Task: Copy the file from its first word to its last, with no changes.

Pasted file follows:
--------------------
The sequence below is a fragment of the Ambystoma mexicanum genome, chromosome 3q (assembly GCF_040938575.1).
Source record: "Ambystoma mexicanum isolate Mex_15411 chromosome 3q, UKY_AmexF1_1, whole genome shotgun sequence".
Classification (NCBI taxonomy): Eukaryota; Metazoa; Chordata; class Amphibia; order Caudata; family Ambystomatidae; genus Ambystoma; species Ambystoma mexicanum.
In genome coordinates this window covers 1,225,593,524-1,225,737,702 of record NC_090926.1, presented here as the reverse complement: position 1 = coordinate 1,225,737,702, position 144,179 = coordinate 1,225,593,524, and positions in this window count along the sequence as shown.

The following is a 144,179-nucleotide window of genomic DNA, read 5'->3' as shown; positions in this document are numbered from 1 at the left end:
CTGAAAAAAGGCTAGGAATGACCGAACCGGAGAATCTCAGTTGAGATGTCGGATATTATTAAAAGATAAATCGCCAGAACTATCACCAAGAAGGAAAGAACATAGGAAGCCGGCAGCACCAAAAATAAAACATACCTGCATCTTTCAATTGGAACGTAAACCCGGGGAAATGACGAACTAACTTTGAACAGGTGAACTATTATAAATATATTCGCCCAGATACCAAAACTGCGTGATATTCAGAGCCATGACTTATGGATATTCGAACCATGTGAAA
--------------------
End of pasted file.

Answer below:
The sequence below is a fragment of the Ambystoma mexicanum genome, chromosome 3q (assembly GCF_040938575.1).
Source record: "Ambystoma mexicanum isolate Mex_15411 chromosome 3q, UKY_AmexF1_1, whole genome shotgun sequence".
Classification (NCBI taxonomy): Eukaryota; Metazoa; Chordata; class Amphibia; order Caudata; family Ambystomatidae; genus Ambystoma; species Ambystoma mexicanum.
In genome coordinates this window covers 1,225,593,524-1,225,737,702 of record NC_090926.1, presented here as the reverse complement: position 1 = coordinate 1,225,737,702, position 144,179 = coordinate 1,225,593,524, and positions in this window count along the sequence as shown.

The following is a 144,179-nucleotide window of genomic DNA, read 5'->3' as shown; positions in this document are numbered from 1 at the left end:
CTGAAAAAAGGCTAGGAATGACCGAACCGGAGAATCTCAGTTGAGATGTCGGATATTATTAAAAGATAAATCGCCAGAACTATCACCAAGAAGGAAAGAACATAGGAAGCCGGCAGCACCAAAAATAAAACATACCTGCATCTTTCAATTGGAACGTAAACCCGGGGAAATGACGAACTAACTTTGAACAGGTGAACTATTATAAATATATTCGCCCAGATACCAAAACTGCGTGATATTCAGAGCCATGACTTATGGATATTCGAACCATGTGAAA